Little is known on the impact of emerging treatments for advanced melanoma (stages III and IV) on patients’ functioning and well-being. The objective of this study was to describe the patient-reported treatment-related symptom (TRS) burden in advanced melanoma.
Twenty-nine in-depth, qualitative interviews were conducted among adult patients with advanced melanoma in Canada using a semi-structured interview method. Interviews were transcribed verbatim, and key concepts were identified using a grounded theory analytic approach.
The 29 patients reported 13 unique treatment journeys involving the following drug therapy categories: cytotoxic chemotherapies, CTLA-4 inhibitors, BRAF or MEK inhibitors, and PD-1 inhibitors. Patients typically underwent multiple treatment episodes over time. Common TRSs included nausea, fatigue, diarrhea or constipation, and skin rashes. Patients described these as impacting their physical functioning, ability to perform activities of daily living, social functioning, and overall quality of life.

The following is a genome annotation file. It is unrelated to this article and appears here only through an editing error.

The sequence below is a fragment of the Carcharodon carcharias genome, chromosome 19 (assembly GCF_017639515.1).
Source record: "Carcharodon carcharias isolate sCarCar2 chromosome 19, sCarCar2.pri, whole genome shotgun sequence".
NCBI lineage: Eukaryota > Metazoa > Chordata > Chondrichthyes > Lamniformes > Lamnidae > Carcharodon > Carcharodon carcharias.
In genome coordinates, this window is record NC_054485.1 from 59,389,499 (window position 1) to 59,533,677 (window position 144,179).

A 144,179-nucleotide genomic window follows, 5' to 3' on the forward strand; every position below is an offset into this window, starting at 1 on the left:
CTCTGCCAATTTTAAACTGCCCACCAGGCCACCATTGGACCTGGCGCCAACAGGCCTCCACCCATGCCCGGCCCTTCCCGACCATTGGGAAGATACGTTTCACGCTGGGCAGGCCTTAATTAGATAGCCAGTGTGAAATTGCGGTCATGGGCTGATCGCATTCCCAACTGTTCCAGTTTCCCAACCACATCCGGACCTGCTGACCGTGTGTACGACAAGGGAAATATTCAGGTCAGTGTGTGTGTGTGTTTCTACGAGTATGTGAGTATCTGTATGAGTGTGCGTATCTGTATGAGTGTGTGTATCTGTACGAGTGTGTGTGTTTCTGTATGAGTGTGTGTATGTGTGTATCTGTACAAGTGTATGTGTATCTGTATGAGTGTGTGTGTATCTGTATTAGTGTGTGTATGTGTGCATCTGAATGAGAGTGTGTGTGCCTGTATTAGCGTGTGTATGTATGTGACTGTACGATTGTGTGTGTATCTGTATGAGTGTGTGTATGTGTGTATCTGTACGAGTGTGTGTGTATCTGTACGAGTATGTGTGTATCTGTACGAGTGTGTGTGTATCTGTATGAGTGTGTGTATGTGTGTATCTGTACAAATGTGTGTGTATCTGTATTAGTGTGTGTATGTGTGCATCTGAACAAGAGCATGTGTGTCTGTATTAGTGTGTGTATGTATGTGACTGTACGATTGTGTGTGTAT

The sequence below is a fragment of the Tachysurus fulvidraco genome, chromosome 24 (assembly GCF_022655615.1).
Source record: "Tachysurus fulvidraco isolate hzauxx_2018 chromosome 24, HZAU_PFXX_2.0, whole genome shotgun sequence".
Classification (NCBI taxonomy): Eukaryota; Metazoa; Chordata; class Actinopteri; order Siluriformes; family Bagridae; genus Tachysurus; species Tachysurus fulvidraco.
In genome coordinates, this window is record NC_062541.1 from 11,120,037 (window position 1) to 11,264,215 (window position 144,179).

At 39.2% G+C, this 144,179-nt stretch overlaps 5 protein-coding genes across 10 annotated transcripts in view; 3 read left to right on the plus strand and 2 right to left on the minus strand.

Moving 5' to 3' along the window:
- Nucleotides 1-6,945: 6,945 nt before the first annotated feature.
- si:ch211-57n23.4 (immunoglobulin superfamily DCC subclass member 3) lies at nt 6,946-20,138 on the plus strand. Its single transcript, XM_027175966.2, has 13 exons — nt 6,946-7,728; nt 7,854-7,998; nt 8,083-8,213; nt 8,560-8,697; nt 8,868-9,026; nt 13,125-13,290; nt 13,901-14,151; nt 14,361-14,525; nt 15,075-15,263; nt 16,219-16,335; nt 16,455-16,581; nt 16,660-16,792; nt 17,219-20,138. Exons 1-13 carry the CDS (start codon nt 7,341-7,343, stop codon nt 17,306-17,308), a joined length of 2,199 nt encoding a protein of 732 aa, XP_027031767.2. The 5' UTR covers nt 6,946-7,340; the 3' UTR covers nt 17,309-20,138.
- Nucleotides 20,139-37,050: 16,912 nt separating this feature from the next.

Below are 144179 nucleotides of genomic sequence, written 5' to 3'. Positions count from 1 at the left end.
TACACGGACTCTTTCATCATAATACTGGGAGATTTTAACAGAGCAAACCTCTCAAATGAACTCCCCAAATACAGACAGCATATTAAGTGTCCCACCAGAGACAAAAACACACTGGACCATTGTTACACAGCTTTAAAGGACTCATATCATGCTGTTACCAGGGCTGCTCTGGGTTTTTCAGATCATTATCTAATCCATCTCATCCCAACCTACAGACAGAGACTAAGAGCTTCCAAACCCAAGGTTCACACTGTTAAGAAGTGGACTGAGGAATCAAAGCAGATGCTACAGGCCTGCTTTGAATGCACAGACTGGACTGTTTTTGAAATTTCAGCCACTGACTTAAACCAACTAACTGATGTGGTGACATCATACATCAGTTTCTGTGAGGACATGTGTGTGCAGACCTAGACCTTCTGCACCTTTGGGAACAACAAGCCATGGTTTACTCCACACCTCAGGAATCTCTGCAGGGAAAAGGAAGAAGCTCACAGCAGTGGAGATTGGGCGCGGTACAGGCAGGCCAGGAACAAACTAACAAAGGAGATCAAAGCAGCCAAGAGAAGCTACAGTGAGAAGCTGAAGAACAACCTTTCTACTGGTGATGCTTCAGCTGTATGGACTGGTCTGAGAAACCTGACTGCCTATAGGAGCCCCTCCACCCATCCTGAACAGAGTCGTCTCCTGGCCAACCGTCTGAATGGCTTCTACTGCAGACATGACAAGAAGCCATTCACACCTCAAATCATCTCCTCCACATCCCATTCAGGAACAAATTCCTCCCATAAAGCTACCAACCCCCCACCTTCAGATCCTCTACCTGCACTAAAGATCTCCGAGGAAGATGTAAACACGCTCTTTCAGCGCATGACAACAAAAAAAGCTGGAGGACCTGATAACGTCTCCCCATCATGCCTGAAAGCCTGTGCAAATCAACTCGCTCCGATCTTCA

Our findings provide a description of the patient’s experience with treatment for advanced melanoma. Our sample included patients typically diagnosed in mid-life, facing an urgent sequence of medical procedures and a pharmacological treatment journey that was burdensome. There is a need for less toxic and more efficacious treatments earlier in the patient journey to alleviate the impact of advanced melanoma treatment on patients’ health-related quality of life.